Kara Payne is a senior majoring in German and International Studies. Her emphasis is on Culture in the Age of Globalization with certificates in East Asian Studies and European Studies. She studied in Freiburg, Germany for the 2008-2009 school year as part of the Academic Year in Freiburg (AYF) Program.
Why did you choose to study abroad in Germany?
I started German in middle school, and decided to major in it sometime during high school. Going to the country was the next step.
Where did you stay and what was it like?
I stayed in a hybrid of a dorm and an apartment called a Wohnheimgemeinshaft. There were ten people on my floor – five Germans and four international students – and a total of about 30 people in the building. Since we all got hungry around the same time I usually had dinner with at least one or two of my floor mates. When the weather was nice we had barbecues at least once a week. We also took to studying together on our floor’s balcony. I spoke only German with them. Overall it was a very friendly, lively place to live and there was always someone around to chat with.
What were you doing while there (studying, service learning, etc.)?
I took classes at the Albert-Lüdwig University of Freiburg. They were in German, although I did take one class at the English department about German stereotypes in American media. Great Class!
And when you weren’t studying, what did you do?
I traveled quite a bit. I made it to London, Munich, Berlin, Paris, Aix-en-Provence, and Prague, as well as smaller cities around Freiburg. I also joined a theater group called the maniACTs, and ended up stage managing a production for them. Through the Tandem Program I met with a couple Germans and we would go to a cafe, a movie, the park–I would help them with their English and they would help me with my German. I joined the Society for English Literature in Freiburg which sounds really fancy, but basically amounted to a book club. It was a lot of fun. Other than that, I mostly hung out at cafes or shopped, or went for a walk in the Black Forest.
What was one of the most jarring experiences you had there?
I got mildly lost when I first arrived in Germany. I had gotten on the train in Frankfurt and had made my connection in Mannheim -the “most difficult part” – perfectly (a nice German lady even helped me with my luggage). Then, I heard the announcer say “The next stop in Freiburg” and I thought “Yes! I’m here!” I got off the train, walked down the stairs and realized that something wasn’t right. I was in Offenburg, the train stop before Freiburg, and what the announcer had actually said was “This is Offenburg, the next stop is Freiburg!” I bought a new ticket, and hopped onto the next train, only to realize I had bought the wrong one. The whole thing was a misunderstanding of German, partly because I was tired from the plane ride and partly because I was just not use to listening to native Germans speak German.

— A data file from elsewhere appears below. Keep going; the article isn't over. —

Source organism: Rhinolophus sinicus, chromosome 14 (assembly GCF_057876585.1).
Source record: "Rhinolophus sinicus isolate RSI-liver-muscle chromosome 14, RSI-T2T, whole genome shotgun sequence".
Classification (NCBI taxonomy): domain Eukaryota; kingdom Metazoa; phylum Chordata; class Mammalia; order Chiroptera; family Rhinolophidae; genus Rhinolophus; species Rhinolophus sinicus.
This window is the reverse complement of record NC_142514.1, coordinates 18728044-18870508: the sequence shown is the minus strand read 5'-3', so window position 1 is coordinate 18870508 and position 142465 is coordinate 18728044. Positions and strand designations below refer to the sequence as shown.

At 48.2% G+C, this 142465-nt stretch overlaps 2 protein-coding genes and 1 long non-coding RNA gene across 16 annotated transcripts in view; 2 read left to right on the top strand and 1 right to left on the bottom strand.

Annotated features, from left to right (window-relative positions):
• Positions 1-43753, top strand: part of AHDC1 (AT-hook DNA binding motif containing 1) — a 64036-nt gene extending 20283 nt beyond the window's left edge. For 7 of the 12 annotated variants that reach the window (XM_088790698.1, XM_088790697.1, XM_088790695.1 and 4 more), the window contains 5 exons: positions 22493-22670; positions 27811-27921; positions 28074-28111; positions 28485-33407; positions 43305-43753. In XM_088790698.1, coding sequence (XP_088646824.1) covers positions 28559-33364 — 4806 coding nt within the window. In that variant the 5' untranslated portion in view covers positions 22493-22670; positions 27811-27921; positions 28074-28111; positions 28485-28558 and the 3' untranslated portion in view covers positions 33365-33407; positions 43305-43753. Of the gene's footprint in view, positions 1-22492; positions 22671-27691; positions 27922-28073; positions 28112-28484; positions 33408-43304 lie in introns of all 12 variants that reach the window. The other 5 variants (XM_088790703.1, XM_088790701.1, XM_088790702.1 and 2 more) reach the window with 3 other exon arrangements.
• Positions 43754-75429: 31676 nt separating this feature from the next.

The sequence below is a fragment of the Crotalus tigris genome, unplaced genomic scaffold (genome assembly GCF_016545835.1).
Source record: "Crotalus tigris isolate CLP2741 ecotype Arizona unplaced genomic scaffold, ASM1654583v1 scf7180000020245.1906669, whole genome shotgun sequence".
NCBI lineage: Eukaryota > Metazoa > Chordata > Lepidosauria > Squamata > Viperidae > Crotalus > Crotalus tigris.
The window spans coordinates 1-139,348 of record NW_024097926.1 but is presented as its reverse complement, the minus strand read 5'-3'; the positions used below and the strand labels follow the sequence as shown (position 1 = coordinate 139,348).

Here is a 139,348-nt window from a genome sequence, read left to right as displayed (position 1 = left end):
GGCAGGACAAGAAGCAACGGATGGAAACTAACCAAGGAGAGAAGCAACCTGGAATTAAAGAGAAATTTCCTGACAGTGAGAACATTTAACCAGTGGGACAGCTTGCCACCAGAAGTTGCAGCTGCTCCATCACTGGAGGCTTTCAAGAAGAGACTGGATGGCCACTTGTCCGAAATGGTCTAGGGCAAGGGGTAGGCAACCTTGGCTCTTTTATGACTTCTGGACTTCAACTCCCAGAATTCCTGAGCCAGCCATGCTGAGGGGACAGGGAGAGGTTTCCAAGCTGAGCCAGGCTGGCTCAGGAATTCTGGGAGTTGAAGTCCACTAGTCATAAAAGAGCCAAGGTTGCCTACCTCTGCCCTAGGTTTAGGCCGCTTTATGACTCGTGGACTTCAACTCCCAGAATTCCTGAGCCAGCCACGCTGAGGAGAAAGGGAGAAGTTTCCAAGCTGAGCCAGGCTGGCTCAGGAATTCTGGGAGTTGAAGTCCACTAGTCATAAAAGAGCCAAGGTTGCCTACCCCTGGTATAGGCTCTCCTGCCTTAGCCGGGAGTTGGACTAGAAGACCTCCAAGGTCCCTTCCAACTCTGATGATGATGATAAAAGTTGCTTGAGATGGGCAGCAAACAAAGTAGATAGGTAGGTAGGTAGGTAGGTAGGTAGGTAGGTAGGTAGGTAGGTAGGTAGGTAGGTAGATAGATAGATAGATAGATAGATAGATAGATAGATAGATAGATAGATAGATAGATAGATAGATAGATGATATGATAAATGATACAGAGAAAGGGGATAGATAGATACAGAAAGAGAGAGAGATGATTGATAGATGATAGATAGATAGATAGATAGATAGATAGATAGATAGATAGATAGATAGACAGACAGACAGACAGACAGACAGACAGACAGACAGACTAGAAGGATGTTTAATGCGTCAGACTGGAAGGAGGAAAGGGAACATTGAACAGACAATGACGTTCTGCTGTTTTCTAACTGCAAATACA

Do you feel proficient in German?
Although I had around eight years of study before I left, I definitely did not feel proficient. My speaking ability was terrible. I feel I’m effectively fluent in German now, although complex literature might still give me a hard time.
Do you believe there is an importance in today’s world to be bilingual? What is the advantage of speaking German?
The world is only getting smaller, and as far as English will get you (pretty much everywhere) being familiar with another language is still extremely important. It broadens your mind, and gives you a whole new perspective. German is still a top business language (the German economy is one of the largest in the world) and it makes English make a whole lot more sense.
Where do you see yourself 10 years from now?
In Germany teaching English! Or at least, that’s my plan. We’ll see what will actually happen.
What piece of advice would you give a person who is planning on traveling abroad?
Pack light! You’ll find you won’t need about half the stuff you bring.
Reported by Nina Gehan
For more student profiles, visit our Badgers Abroad Blog.